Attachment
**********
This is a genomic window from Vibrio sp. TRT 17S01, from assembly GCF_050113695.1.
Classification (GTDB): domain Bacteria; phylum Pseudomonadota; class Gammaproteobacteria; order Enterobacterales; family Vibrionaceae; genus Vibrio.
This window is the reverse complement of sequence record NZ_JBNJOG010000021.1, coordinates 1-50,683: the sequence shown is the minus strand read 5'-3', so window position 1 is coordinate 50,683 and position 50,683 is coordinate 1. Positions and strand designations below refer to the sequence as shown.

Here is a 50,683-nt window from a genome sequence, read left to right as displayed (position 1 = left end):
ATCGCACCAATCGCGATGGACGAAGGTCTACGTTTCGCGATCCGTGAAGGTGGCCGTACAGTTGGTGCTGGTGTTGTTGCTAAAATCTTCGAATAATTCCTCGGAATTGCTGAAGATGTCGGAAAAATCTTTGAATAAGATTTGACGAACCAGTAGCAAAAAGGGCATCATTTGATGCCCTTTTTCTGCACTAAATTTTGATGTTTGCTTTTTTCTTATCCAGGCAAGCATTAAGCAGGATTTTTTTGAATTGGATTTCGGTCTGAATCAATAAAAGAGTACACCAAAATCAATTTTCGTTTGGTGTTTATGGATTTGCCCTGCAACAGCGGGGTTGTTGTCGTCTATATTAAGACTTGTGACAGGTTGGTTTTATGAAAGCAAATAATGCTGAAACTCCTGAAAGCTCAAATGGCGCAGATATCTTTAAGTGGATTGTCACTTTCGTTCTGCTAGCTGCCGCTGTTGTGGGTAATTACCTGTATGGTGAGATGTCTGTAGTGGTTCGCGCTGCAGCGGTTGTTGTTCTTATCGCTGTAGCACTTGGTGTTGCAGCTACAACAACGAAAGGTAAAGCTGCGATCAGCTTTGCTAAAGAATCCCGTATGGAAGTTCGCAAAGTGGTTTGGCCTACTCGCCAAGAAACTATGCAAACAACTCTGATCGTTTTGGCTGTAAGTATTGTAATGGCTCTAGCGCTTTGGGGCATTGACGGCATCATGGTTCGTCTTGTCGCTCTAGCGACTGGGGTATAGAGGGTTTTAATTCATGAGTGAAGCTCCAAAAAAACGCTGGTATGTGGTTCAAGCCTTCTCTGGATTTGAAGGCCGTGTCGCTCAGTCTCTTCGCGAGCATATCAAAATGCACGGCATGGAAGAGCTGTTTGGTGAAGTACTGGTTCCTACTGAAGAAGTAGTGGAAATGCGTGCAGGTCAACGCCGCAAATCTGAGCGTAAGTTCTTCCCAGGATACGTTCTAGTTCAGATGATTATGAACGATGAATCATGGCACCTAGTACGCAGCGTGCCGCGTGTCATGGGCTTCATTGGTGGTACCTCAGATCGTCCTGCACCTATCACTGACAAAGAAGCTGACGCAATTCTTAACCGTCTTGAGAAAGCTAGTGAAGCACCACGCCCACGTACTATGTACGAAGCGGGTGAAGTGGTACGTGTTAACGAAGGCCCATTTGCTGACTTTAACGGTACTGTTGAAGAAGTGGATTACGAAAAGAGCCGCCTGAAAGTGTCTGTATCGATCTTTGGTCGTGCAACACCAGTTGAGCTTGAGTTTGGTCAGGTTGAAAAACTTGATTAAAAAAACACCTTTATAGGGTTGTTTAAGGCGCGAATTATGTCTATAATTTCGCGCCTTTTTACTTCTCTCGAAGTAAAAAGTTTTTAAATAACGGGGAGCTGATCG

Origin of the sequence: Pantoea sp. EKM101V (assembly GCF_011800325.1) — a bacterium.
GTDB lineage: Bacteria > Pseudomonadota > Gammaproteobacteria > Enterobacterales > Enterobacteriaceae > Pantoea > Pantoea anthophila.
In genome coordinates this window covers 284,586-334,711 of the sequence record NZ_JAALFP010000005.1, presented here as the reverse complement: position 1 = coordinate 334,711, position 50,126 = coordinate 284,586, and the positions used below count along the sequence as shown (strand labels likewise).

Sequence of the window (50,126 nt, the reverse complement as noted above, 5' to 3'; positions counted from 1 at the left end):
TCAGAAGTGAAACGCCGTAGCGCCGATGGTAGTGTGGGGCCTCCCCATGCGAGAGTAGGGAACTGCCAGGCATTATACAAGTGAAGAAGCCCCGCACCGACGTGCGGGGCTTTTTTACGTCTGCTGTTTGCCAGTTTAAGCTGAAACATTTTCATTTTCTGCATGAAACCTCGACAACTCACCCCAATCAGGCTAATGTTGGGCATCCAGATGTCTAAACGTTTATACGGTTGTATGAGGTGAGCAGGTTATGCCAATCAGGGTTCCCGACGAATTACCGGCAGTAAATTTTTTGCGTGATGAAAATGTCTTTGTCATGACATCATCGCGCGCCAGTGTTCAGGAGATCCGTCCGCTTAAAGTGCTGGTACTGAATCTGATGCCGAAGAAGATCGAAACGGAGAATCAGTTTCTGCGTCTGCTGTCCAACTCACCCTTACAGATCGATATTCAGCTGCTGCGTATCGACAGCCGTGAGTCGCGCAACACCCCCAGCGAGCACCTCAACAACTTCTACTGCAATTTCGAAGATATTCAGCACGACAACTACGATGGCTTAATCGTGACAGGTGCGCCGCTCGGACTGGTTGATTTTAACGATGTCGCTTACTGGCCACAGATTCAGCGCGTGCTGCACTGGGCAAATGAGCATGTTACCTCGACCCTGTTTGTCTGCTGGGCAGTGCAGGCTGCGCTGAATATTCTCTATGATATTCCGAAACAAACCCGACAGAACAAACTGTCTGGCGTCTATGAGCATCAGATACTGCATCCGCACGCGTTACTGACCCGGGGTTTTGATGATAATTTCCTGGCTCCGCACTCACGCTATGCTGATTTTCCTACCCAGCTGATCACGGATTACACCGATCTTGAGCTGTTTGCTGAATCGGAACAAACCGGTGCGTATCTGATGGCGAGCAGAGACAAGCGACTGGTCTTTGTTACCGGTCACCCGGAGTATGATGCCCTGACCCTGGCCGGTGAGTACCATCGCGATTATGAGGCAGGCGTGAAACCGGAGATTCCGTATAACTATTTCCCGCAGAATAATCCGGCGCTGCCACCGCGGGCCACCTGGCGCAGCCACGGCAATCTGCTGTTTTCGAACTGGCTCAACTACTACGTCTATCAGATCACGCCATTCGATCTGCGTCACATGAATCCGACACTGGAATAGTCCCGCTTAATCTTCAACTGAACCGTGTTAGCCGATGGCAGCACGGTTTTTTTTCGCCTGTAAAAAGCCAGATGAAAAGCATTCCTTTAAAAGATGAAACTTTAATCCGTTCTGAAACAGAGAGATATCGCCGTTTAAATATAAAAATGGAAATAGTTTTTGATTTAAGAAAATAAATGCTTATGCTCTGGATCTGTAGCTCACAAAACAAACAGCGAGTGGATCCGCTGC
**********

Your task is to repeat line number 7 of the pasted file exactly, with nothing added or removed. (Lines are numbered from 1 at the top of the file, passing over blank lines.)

GTDB lineage: Bacteria > Pseudomonadota > Gammaproteobacteria > Enterobacterales > Enterobacteriaceae > Pantoea > Pantoea anthophila.